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Thursday, April 13, 2006

Zhivago 1 - Remembrance, bread, wine, friends.

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At Jesus's last meal with His friends
he asked us to do what He did
and remember Him with bread, wine, and friends.

Miss Eagle fell in love with Boris Pasternak at the age of 17. She read his most famous work, Dr Zhivago - a wonderful novel whose prose reads like sheer poetry. This very Russian story covers the Russia of World War I and the Revolution. It is a novel of great spirituality reflecting the Orthodox beliefs that permeate, in spite of the efforts of Lenin and Stalin et alia, the world of eastern Europe. Tucked away in the back of the novel, under the title Zhivago's Poems, is a collection or cycle of 25 poems. Miss Eagle asks you to make yourself quiet and comfortable and take this poem from that cycle as a meditation for this day of remembrance, Holy Thursday.

From Zhivago’s Poems

The turn of the road was lit
By the unconcerned shimmer of distant stars.
The road circled the Mount of Olives;
Beneath it flowed the Kedron.

The field tailed off
Into the Milky Way.
Grey-haired olive trees tried to walk the air
Into the distance.

Across the way was a vegetable garden.
Leaving his disciples outside the enclosure,
He said to them: ‘My soul is sorrowful unto death,
Stay here and watch with me.’

Unresisting he renounced
Like borrowed things
Omnipotence and the power to work miracles;
Now he was mortal like ourselves.

The night was a kingdom of annihilation,
Of non-being,
The whole world seemed uninhabited,
And only this garden was a place for the living.

He gazed into the black abyss,
Empty, without beginning or end.
Sweating blood, he prayed to his Father
That this cup of death should pass him by.

Having tamed his agony with prayer
He went out through the garden gate.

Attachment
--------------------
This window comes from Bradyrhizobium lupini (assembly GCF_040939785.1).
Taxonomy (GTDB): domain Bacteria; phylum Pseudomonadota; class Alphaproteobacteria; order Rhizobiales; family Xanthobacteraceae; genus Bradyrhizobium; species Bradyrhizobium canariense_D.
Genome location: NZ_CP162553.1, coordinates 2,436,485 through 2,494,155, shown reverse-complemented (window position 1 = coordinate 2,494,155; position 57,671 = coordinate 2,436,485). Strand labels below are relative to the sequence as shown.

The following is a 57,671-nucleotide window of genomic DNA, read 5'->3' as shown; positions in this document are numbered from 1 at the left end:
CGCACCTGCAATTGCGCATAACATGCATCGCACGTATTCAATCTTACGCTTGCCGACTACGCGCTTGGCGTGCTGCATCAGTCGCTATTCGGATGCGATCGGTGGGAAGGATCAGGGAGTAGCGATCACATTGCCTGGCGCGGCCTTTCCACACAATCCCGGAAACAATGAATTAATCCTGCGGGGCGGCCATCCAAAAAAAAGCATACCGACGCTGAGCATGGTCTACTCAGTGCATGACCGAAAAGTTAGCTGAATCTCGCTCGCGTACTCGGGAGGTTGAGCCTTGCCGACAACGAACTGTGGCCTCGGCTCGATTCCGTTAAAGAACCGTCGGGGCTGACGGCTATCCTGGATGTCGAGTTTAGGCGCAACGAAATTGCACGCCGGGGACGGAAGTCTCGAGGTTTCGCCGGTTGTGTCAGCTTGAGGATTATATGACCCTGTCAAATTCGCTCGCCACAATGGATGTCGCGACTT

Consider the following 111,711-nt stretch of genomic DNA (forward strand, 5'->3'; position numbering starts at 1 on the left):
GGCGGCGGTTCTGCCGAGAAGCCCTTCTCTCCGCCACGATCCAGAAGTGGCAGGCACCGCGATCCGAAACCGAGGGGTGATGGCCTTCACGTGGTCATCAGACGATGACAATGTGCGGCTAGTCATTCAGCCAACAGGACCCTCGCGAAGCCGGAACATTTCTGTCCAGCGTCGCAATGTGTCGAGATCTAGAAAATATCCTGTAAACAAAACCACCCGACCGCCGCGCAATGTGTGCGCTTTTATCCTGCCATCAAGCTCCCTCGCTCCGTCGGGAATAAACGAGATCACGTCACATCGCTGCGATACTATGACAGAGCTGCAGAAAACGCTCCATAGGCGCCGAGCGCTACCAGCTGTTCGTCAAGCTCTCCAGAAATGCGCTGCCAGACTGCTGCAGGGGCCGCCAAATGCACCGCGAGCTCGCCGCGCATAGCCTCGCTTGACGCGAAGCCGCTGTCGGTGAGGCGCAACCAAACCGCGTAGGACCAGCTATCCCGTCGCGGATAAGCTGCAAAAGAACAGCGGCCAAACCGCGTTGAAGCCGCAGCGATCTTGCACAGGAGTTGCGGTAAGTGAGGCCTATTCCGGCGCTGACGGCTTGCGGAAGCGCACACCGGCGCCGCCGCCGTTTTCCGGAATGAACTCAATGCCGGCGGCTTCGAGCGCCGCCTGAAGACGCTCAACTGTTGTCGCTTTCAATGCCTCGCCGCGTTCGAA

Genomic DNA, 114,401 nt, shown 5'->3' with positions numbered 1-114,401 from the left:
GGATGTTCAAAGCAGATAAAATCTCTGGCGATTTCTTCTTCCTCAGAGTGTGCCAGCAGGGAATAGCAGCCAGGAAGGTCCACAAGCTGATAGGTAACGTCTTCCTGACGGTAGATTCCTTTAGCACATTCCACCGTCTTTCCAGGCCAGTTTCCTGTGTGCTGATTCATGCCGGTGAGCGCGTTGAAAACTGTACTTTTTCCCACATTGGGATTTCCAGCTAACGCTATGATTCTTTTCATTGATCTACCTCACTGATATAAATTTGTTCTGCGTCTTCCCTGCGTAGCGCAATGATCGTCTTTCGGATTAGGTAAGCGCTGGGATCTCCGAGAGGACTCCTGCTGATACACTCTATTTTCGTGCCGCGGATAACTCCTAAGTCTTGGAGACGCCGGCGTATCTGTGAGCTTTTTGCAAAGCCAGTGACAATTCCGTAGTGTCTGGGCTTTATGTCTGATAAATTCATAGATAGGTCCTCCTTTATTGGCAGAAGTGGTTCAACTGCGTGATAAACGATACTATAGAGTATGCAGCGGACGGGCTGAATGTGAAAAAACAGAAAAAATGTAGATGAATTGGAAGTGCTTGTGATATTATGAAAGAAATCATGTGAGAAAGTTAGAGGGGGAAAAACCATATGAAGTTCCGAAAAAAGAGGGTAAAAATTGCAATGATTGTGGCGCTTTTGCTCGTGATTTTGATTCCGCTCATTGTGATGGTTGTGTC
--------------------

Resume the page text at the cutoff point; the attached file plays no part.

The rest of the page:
There, overcome by drowsiness,
The disciples lay slumped in the grass.

He woke them: ‘God has granted you to live in my time,
And you loll about like this…
The hour of the Son of Man has struck,
He will deliver himself into the hands of sinners.’

Hardly had he spoke when from who knows where
A rabble of slaves and thieves appeared
With torches and knives
And in front of them Judas with his traitor’s kiss.

Peter resisted the murderers,
Struck off an ear with his sword.
‘Steel cannot decide a quarrel’, he heard:
‘Put back your sword in its scabbard.

‘Could not my Father send a host
Of winged legions to defend me?
Then no hair of my head would be touched,
The enemy would scatter and leave no trace.

‘But the book of life has reached the page
Which is the most precious of all holy things.
What has been written must be fulfilled.
Let it be so. Amen.

‘You see, the passage of the centuries is like a parable
And catches fire on its way.
In the name of its terrible majesty
I shall go freely, through torment, down to the grave.

‘And on the third day I shall rise again.
Life rafts down a river, like a convoy of barges,
The centuries will float to me out of the darkness.
And I shall judge them.’

From Dr Zhivago by Boris Pasternak translated from the Russian by Max Hayward and Manya Harari. The Harvill Press, London, 1996